I would suggest the NcStar Tactical AK Chest Rig. I owned this product and used it once. It's okay, but gets the job done in a pinch. The only issue I had was adjusting the straps to my body size. But after some fiddling, you should be fine. Next would be boots. Any hiking books would be fine. I use Magnums since they are leather, water proof and are high top. Haven't had any issues with them. Good overall boot. But if you're going to play indoor, you don't really need boots. Tennis shoes are fine. Camouflage matters a lot in airsoft. It could save you from getting shot. But also expensive. And since I don't know where you live or what environment you live in, I will let you decide what's best for you. And if you're a beginner or don't have a lot of money, don't go expensive. My favorite brands are Tru-Spec and 5.11 Tactical. Those will run you a bit. Stick with Rothco/Matrix, if you're new. And from experience, for shirts order a size up. The worst thing that could happen is that you have to send it back. But if you are planning on playing indoor, anything black works, jeans and sweat shirt works perfectly. A hat/helmet isn't needed but their nice. Any hat is fine but for helmets I would suggest, DragonRed Airsoft. From what I've heard they are great quality for the money. Next would be your airsoft rifle. I would suggest CYMA if you want a good cheap AK or G&G if you want a good cheap M4. They are reliable and extremely cheap. Personally I've used CYMA Aks and I have found them to have great range and accuracy. I've had friends own G&G M4s and they have worked liked tanks. But if you're willing to spend $300-400, then go with Krytac or VFC. Those are some of the top notch brands that are reliable and have outstanding performance. I have a friend who has had a Krytac and he's had it for two years now and it's now just having small issues. I personally use VFC. My rifle (VFC VR16 13") has outstanding range and accuracy. Would highly recommend those brands. But if you would like a high end Ak, then I would suggest E&L. They make their airsoft guns in a real Ak factory in China. Meaning they have real Ak quality parts. And they also have great performance. I own an E&L and it turned out to be a factory defect. And since they are made in China, customer support is impossible. But everyone else says they are great rifles. That should be all you need for an airsoft game, not counting batteries for an AEG or bbs (Use biodegradeables, they are better for the environment) I would first suggest that you go to a field and rent an airsoft gun first before you start buying stuff. Make sure you like the sport before you invest in it. The picture on the right is me at Camp Rilea at OP: First Strike in Warrenton, Oregon apart of the JSOC. Everything together costs about $1,000+. Airsoft isn't cheap, but then most hobbies aren't. Know what you're getting into.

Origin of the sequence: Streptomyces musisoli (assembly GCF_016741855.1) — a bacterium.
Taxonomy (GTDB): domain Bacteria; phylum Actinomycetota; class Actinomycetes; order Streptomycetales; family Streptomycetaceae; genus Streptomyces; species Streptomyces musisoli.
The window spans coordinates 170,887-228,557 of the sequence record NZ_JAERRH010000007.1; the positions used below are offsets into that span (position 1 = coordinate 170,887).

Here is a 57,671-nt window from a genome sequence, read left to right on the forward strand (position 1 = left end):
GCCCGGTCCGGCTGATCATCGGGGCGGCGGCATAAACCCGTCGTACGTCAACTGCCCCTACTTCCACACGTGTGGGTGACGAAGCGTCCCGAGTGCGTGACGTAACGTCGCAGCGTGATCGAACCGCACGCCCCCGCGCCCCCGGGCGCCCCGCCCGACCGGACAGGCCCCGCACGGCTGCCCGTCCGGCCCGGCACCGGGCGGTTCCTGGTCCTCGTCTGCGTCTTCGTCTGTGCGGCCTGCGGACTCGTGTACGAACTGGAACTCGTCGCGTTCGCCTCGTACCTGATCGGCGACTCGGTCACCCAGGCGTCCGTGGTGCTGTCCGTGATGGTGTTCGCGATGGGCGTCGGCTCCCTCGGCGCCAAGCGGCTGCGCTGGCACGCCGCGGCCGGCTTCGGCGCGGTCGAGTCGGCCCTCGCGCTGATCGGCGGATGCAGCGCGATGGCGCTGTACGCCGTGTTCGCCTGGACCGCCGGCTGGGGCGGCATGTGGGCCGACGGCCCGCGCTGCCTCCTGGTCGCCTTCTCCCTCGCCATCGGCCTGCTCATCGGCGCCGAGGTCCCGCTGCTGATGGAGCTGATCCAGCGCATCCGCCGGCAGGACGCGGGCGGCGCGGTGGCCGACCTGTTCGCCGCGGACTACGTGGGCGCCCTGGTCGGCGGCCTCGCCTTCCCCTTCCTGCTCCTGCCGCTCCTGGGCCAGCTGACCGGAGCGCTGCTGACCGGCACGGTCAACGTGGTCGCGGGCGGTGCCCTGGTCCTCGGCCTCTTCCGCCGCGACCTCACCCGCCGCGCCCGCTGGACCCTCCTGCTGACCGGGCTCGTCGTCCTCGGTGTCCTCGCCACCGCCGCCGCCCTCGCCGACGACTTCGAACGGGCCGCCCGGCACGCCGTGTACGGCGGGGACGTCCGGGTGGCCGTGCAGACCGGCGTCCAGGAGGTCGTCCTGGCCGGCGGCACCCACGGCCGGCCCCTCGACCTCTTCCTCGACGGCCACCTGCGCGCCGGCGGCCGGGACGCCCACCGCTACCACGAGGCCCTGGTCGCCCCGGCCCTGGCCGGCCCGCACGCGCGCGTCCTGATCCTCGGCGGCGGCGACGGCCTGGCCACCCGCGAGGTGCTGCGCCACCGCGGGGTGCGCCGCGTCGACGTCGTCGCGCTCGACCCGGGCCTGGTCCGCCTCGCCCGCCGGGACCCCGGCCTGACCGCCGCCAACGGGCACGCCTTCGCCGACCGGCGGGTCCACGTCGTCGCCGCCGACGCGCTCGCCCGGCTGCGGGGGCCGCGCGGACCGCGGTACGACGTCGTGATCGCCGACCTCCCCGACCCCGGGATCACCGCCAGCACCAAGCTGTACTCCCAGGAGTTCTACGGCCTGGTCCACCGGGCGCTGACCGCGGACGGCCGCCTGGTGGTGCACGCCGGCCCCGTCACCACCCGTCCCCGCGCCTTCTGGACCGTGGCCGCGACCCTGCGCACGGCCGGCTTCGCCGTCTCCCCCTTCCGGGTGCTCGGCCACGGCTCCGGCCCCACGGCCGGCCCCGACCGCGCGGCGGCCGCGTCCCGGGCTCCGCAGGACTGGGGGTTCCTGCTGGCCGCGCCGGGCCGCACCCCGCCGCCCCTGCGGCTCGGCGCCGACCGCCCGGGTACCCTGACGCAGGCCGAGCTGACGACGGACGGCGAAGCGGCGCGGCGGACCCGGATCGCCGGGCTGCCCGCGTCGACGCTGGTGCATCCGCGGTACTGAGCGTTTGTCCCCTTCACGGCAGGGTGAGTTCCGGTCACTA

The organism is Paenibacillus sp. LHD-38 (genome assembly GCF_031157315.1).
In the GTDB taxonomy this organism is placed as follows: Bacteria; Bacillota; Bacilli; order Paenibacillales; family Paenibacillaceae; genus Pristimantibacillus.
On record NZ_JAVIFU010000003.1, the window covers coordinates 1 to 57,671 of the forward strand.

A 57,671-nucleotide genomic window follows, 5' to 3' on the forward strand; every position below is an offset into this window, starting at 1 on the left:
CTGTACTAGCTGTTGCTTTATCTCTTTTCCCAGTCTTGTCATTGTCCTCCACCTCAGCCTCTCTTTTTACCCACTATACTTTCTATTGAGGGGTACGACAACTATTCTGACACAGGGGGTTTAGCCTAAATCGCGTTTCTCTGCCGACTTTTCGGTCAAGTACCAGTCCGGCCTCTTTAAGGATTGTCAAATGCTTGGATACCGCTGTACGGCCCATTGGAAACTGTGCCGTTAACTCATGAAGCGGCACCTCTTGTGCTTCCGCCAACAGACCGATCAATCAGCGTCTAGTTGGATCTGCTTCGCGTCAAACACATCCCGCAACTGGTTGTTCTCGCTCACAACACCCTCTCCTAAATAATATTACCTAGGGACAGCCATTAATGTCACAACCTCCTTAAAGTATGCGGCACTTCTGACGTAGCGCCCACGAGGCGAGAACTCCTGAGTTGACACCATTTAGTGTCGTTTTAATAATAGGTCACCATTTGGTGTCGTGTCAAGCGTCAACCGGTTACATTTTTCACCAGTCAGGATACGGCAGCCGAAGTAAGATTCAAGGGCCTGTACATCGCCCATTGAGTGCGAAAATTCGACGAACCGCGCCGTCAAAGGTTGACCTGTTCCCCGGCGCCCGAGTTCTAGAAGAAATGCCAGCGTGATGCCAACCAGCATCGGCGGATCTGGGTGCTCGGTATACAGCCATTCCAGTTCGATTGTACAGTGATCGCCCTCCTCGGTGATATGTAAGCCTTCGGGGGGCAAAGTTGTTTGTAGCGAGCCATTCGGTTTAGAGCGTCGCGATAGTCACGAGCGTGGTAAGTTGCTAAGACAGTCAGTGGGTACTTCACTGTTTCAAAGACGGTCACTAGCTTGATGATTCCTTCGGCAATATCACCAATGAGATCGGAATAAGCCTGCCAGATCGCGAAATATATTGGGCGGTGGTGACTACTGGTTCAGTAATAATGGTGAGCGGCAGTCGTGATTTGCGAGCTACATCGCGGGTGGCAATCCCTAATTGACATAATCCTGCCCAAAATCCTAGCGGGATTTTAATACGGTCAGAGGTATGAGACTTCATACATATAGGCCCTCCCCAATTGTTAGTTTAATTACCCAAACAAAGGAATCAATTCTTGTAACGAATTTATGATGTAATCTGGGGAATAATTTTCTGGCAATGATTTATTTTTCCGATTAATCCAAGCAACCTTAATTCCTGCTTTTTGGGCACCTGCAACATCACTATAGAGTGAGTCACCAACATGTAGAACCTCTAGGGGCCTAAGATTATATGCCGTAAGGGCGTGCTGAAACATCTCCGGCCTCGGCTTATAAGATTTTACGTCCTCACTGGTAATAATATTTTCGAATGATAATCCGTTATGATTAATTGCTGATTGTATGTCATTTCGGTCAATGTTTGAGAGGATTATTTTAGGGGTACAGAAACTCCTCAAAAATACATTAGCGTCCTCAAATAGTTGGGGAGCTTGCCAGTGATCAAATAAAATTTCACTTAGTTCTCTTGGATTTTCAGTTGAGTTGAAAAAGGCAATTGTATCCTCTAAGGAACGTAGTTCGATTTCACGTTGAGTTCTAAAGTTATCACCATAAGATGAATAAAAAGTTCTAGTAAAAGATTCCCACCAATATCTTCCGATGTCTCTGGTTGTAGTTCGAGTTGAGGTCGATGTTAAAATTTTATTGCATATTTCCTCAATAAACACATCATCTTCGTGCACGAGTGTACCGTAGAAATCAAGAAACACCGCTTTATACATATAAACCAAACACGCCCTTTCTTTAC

Safety and Common Sense

Airsoft is one of those sports/activities that parents hate. It's extremely safe and fun to play. But like metal music and violent video games, people don't see it as good. Believe it or not, some of the kindness people play airsoft. And I've played for 5 years and have made some friends. The last thing you want to do is make the sport look bad and yourself look bad by doing something stupid. It could cost you the ability at playing on a field or getting arrested. Airsoft guns look like real guns. So treat them like it. 

Magazine out in a safety zone, transported in a gun bag or the original box, away from children, unloaded, when being held, keep away from pointing at people unless you are in a game and orange tip on. You will find people taking off the orange tip because it looks stupid and gives away your position. But what those people did was make sure it was legal in their state before taking it off. If you end up not following those basics, it could cost everyone the enjoyment of the sport or your fun at local fields. Some cities and states have banned airsoft because of its replica firearm nature. Don't ruin it for everyone. But have fun, make friends and be safe!

If you're still interested but don't know where to start, check out these sites!:

And if you're outside the U.S. :